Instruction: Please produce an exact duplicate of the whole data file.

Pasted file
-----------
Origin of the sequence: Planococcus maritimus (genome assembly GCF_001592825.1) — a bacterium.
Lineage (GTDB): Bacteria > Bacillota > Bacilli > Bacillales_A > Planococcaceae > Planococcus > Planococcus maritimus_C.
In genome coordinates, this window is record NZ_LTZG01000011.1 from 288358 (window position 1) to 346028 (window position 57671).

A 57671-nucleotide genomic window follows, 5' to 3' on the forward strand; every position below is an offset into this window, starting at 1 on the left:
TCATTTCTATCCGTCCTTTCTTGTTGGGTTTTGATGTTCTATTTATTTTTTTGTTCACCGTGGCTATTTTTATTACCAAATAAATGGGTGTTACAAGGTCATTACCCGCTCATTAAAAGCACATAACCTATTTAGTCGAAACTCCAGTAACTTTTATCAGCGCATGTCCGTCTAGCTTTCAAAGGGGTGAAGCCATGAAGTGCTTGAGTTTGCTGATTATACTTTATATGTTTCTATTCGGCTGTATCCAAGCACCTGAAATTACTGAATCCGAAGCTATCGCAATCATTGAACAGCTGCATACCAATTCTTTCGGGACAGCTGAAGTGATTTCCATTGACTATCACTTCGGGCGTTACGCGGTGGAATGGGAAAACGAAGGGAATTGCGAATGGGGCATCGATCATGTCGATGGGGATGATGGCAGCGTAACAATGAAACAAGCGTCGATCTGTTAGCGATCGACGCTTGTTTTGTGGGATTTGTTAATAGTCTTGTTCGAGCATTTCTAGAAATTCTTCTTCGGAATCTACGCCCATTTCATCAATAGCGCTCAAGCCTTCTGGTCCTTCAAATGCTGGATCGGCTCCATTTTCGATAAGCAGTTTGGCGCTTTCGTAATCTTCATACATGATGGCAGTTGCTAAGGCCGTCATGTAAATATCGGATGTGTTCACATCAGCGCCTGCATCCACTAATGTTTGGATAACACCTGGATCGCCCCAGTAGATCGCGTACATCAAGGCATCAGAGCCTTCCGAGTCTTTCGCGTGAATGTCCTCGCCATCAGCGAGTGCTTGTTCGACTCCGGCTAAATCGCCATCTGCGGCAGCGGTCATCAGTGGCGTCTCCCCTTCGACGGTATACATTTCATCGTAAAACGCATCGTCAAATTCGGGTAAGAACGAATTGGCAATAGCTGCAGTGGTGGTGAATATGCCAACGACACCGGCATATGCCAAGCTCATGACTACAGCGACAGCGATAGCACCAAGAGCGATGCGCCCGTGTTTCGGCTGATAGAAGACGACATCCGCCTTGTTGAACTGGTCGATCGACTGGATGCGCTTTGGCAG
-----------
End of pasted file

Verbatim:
Origin of the sequence: Planococcus maritimus (genome assembly GCF_001592825.1) — a bacterium.
Lineage (GTDB): Bacteria > Bacillota > Bacilli > Bacillales_A > Planococcaceae > Planococcus > Planococcus maritimus_C.
In genome coordinates, this window is record NZ_LTZG01000011.1 from 288358 (window position 1) to 346028 (window position 57671).

A 57671-nucleotide genomic window follows, 5' to 3' on the forward strand; every position below is an offset into this window, starting at 1 on the left:
TCATTTCTATCCGTCCTTTCTTGTTGGGTTTTGATGTTCTATTTATTTTTTTGTTCACCGTGGCTATTTTTATTACCAAATAAATGGGTGTTACAAGGTCATTACCCGCTCATTAAAAGCACATAACCTATTTAGTCGAAACTCCAGTAACTTTTATCAGCGCATGTCCGTCTAGCTTTCAAAGGGGTGAAGCCATGAAGTGCTTGAGTTTGCTGATTATACTTTATATGTTTCTATTCGGCTGTATCCAAGCACCTGAAATTACTGAATCCGAAGCTATCGCAATCATTGAACAGCTGCATACCAATTCTTTCGGGACAGCTGAAGTGATTTCCATTGACTATCACTTCGGGCGTTACGCGGTGGAATGGGAAAACGAAGGGAATTGCGAATGGGGCATCGATCATGTCGATGGGGATGATGGCAGCGTAACAATGAAACAAGCGTCGATCTGTTAGCGATCGACGCTTGTTTTGTGGGATTTGTTAATAGTCTTGTTCGAGCATTTCTAGAAATTCTTCTTCGGAATCTACGCCCATTTCATCAATAGCGCTCAAGCCTTCTGGTCCTTCAAATGCTGGATCGGCTCCATTTTCGATAAGCAGTTTGGCGCTTTCGTAATCTTCATACATGATGGCAGTTGCTAAGGCCGTCATGTAAATATCGGATGTGTTCACATCAGCGCCTGCATCCACTAATGTTTGGATAACACCTGGATCGCCCCAGTAGATCGCGTACATCAAGGCATCAGAGCCTTCCGAGTCTTTCGCGTGAATGTCCTCGCCATCAGCGAGTGCTTGTTCGACTCCGGCTAAATCGCCATCTGCGGCAGCGGTCATCAGTGGCGTCTCCCCTTCGACGGTATACATTTCATCGTAAAACGCATCGTCAAATTCGGGTAAGAACGAATTGGCAATAGCTGCAGTGGTGGTGAATATGCCAACGACACCGGCATATGCCAAGCTCATGACTACAGCGACAGCGATAGCACCAAGAGCGATGCGCCCGTGTTTCGGCTGATAGAAGACGACATCCGCCTTGTTGAACTGGTCGATCGACTGGATGCGCTTTGGCAG